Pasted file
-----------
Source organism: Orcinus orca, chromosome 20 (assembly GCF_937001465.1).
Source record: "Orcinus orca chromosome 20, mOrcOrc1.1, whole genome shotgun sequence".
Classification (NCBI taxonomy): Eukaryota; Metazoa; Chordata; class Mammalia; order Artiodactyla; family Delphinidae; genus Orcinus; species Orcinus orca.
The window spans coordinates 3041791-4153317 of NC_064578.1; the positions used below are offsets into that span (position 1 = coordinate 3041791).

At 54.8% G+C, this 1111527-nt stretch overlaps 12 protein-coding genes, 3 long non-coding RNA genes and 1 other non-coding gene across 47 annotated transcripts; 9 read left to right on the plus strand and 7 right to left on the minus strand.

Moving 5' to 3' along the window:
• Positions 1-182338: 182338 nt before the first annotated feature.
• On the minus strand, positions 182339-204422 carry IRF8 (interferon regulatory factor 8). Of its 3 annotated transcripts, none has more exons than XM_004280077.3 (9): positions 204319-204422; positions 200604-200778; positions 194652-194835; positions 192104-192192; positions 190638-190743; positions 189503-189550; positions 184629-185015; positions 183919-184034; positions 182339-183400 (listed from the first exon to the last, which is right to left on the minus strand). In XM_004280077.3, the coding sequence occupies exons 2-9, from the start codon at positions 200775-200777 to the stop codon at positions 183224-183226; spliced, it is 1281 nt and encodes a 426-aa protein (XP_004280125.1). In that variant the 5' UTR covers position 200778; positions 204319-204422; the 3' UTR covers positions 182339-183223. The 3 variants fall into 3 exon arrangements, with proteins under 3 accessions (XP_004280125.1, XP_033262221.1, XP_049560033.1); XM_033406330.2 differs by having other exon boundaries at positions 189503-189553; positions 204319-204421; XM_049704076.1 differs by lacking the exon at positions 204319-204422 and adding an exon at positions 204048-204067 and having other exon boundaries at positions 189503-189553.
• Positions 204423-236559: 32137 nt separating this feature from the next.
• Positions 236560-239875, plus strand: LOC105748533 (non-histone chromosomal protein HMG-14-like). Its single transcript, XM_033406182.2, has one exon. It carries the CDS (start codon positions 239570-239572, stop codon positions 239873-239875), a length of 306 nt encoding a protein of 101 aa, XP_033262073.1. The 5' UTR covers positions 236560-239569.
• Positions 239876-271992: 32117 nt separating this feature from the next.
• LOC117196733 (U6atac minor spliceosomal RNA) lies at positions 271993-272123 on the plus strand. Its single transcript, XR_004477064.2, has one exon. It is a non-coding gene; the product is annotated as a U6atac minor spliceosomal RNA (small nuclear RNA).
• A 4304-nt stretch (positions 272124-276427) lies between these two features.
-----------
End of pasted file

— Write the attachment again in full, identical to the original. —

Source organism: Orcinus orca, chromosome 20 (assembly GCF_937001465.1).
Source record: "Orcinus orca chromosome 20, mOrcOrc1.1, whole genome shotgun sequence".
Classification (NCBI taxonomy): Eukaryota; Metazoa; Chordata; class Mammalia; order Artiodactyla; family Delphinidae; genus Orcinus; species Orcinus orca.
The window spans coordinates 3041791-4153317 of NC_064578.1; the positions used below are offsets into that span (position 1 = coordinate 3041791).

At 54.8% G+C, this 1111527-nt stretch overlaps 12 protein-coding genes, 3 long non-coding RNA genes and 1 other non-coding gene across 47 annotated transcripts; 9 read left to right on the plus strand and 7 right to left on the minus strand.

Moving 5' to 3' along the window:
• Positions 1-182338: 182338 nt before the first annotated feature.
• On the minus strand, positions 182339-204422 carry IRF8 (interferon regulatory factor 8). Of its 3 annotated transcripts, none has more exons than XM_004280077.3 (9): positions 204319-204422; positions 200604-200778; positions 194652-194835; positions 192104-192192; positions 190638-190743; positions 189503-189550; positions 184629-185015; positions 183919-184034; positions 182339-183400 (listed from the first exon to the last, which is right to left on the minus strand). In XM_004280077.3, the coding sequence occupies exons 2-9, from the start codon at positions 200775-200777 to the stop codon at positions 183224-183226; spliced, it is 1281 nt and encodes a 426-aa protein (XP_004280125.1). In that variant the 5' UTR covers position 200778; positions 204319-204422; the 3' UTR covers positions 182339-183223. The 3 variants fall into 3 exon arrangements, with proteins under 3 accessions (XP_004280125.1, XP_033262221.1, XP_049560033.1); XM_033406330.2 differs by having other exon boundaries at positions 189503-189553; positions 204319-204421; XM_049704076.1 differs by lacking the exon at positions 204319-204422 and adding an exon at positions 204048-204067 and having other exon boundaries at positions 189503-189553.
• Positions 204423-236559: 32137 nt separating this feature from the next.
• Positions 236560-239875, plus strand: LOC105748533 (non-histone chromosomal protein HMG-14-like). Its single transcript, XM_033406182.2, has one exon. It carries the CDS (start codon positions 239570-239572, stop codon positions 239873-239875), a length of 306 nt encoding a protein of 101 aa, XP_033262073.1. The 5' UTR covers positions 236560-239569.
• Positions 239876-271992: 32117 nt separating this feature from the next.
• LOC117196733 (U6atac minor spliceosomal RNA) lies at positions 271993-272123 on the plus strand. Its single transcript, XR_004477064.2, has one exon. It is a non-coding gene; the product is annotated as a U6atac minor spliceosomal RNA (small nuclear RNA).
• A 4304-nt stretch (positions 272124-276427) lies between these two features.